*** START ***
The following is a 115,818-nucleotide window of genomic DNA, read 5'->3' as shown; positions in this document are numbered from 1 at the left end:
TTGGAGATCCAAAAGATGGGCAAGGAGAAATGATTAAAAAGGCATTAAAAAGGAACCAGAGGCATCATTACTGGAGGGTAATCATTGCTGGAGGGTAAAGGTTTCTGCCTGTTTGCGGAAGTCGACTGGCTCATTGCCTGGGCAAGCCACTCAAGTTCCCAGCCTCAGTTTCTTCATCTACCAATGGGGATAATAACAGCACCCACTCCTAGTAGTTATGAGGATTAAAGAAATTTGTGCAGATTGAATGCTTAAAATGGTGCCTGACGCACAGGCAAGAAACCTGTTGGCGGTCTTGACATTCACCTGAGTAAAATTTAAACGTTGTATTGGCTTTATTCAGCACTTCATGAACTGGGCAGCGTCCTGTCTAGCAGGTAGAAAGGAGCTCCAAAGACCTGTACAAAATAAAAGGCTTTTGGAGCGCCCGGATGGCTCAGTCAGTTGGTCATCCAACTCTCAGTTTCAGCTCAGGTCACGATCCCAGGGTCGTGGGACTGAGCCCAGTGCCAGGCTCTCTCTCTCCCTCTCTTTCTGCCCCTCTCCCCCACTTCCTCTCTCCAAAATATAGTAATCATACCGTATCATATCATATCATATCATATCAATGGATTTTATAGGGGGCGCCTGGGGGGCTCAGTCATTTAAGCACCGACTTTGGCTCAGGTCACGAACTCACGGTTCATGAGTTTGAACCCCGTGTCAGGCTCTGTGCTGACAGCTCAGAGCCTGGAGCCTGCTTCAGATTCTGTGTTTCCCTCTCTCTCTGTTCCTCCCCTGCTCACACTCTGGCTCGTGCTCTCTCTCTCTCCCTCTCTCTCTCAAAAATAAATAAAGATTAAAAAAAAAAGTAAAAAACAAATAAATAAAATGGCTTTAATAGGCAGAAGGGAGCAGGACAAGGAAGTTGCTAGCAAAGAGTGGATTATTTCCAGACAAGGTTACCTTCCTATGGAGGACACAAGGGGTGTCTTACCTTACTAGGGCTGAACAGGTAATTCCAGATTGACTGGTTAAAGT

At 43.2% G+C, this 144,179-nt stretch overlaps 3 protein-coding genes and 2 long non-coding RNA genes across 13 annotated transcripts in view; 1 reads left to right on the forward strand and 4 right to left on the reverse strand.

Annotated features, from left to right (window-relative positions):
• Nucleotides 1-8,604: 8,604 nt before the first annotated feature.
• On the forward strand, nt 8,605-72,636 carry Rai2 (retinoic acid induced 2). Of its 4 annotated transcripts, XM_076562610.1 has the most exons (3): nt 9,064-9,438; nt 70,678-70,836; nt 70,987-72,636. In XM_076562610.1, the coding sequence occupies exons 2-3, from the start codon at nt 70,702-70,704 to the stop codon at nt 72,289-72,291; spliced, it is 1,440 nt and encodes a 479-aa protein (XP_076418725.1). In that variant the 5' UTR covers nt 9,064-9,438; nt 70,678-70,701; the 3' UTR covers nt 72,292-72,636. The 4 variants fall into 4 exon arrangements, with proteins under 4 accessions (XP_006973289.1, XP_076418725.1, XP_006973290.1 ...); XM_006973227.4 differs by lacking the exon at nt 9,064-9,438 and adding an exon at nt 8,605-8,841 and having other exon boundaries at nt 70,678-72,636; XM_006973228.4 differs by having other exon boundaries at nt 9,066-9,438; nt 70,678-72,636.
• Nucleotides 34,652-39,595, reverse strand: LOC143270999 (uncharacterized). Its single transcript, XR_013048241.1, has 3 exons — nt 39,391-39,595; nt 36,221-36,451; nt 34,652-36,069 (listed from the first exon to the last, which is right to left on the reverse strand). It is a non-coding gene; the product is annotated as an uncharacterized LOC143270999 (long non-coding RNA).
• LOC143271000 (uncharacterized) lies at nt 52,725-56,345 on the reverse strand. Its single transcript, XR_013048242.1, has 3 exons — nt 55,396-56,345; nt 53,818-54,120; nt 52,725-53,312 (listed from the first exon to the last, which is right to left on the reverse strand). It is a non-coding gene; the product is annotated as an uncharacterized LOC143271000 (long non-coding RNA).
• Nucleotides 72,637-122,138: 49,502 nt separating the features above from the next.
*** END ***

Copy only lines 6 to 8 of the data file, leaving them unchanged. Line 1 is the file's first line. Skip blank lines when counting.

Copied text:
• On the forward strand, nt 8,605-72,636 carry Rai2 (retinoic acid induced 2). Of its 4 annotated transcripts, XM_076562610.1 has the most exons (3): nt 9,064-9,438; nt 70,678-70,836; nt 70,987-72,636. In XM_076562610.1, the coding sequence occupies exons 2-3, from the start codon at nt 70,702-70,704 to the stop codon at nt 72,289-72,291; spliced, it is 1,440 nt and encodes a 479-aa protein (XP_076418725.1). In that variant the 5' UTR covers nt 9,064-9,438; nt 70,678-70,701; the 3' UTR covers nt 72,292-72,636. The 4 variants fall into 4 exon arrangements, with proteins under 4 accessions (XP_006973289.1, XP_076418725.1, XP_006973290.1 ...); XM_006973227.4 differs by lacking the exon at nt 9,064-9,438 and adding an exon at nt 8,605-8,841 and having other exon boundaries at nt 70,678-72,636; XM_006973228.4 differs by having other exon boundaries at nt 9,066-9,438; nt 70,678-72,636.
• Nucleotides 34,652-39,595, reverse strand: LOC143270999 (uncharacterized). Its single transcript, XR_013048241.1, has 3 exons — nt 39,391-39,595; nt 36,221-36,451; nt 34,652-36,069 (listed from the first exon to the last, which is right to left on the reverse strand). It is a non-coding gene; the product is annotated as an uncharacterized LOC143270999 (long non-coding RNA).
• LOC143271000 (uncharacterized) lies at nt 52,725-56,345 on the reverse strand. Its single transcript, XR_013048242.1, has 3 exons — nt 55,396-56,345; nt 53,818-54,120; nt 52,725-53,312 (listed from the first exon to the last, which is right to left on the reverse strand). It is a non-coding gene; the product is annotated as an uncharacterized LOC143271000 (long non-coding RNA).